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Northumberland wind turbine bid rejected by Government minister

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An application for a wind turbine to be installed near the Duddo Stone Circle in Northumberland has been refused after a three-year legal battle.

The proposed turbine site was two miles away from the 4,000-year-old stone formation, which is often compared to Stonehenge.

3R Energy Solutions – a Scottish firm – submitted the initial turbine planning application to Northumberland County Council, which was accompanied by 14 letters from local supporters.

However, a total of 90 objections were raised by nearby residents, as well as three parish councils and an archaeologist, with a popular point of contention being that the turbine’s location would have a detrimental impact on the local beauty spot, which is visited by almost 9,000 tourists each year.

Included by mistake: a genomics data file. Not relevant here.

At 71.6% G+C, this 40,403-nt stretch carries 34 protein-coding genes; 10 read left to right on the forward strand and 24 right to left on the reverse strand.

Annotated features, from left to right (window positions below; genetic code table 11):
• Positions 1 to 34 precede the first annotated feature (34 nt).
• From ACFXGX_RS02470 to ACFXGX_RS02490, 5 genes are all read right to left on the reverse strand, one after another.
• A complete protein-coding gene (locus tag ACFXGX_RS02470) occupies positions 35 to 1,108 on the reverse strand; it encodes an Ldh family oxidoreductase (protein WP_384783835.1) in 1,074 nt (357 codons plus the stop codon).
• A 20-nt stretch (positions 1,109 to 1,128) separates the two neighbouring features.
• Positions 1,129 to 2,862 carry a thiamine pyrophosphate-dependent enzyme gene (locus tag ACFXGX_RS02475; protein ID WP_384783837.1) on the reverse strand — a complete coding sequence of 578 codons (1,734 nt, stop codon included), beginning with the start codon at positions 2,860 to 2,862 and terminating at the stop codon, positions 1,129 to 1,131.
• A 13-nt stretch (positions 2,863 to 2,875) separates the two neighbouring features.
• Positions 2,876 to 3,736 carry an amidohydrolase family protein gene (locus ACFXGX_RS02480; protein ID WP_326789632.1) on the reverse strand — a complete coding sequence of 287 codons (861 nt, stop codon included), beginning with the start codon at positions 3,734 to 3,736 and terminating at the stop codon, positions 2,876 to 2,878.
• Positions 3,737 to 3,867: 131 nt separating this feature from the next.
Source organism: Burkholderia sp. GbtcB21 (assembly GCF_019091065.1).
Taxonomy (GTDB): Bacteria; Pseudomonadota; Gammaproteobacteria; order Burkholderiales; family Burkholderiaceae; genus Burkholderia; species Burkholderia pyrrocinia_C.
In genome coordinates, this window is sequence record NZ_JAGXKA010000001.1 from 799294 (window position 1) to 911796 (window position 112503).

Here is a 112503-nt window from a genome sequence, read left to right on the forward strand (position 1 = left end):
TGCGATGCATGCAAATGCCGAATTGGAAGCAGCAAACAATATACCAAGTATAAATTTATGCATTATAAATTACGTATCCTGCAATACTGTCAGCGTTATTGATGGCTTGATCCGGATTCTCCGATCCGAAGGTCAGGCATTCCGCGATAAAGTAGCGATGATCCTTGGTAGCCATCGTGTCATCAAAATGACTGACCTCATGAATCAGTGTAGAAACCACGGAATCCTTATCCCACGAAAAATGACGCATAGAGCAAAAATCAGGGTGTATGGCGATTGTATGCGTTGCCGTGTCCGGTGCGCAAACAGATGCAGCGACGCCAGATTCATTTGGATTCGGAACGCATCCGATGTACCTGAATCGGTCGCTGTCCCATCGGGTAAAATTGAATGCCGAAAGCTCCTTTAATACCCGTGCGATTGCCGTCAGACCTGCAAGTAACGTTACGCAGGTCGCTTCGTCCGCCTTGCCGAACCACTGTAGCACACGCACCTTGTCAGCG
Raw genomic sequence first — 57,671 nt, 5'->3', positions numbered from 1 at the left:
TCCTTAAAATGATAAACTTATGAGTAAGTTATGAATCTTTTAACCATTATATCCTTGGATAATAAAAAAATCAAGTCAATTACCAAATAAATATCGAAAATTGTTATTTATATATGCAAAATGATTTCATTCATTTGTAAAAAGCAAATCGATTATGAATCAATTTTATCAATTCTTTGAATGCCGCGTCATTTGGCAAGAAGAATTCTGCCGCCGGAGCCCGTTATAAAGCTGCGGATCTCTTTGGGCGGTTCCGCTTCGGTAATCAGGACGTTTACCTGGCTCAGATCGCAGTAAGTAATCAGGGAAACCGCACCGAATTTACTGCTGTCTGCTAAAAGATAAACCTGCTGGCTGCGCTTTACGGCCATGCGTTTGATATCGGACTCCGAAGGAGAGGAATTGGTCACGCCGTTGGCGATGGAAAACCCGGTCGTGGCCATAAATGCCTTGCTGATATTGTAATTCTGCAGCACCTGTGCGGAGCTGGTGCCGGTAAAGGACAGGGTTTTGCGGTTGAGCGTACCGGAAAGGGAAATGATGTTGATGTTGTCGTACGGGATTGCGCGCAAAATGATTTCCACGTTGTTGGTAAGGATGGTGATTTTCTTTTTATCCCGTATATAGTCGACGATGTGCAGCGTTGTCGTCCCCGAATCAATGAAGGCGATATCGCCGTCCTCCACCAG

The application was originally rejected by the council’s planning committee but, following an appeal by 3R Energy, another planning inspector visited the site and overturned the original decision.

Following the company’s successful appeal, Claire and Frank Dakin, who own the farm that the stone circle sits on, launched a legal challenge at the High Court, with financial support from local people.

The Government took the decision to withdraw before the High Court hearing took place, after deciding that it was not able to legally defend the inspector’s decision.

A new planning inspector was then selected to handle the appeal, but Greg Clark – minister for communities and local government – was given the power to make the final decision.

As a conclusion to three years’ worth of appeals and challenges, the final planning inspector recommended that a turbine should not be built at the site, and Mr Clark has agreed and denied permission as a result.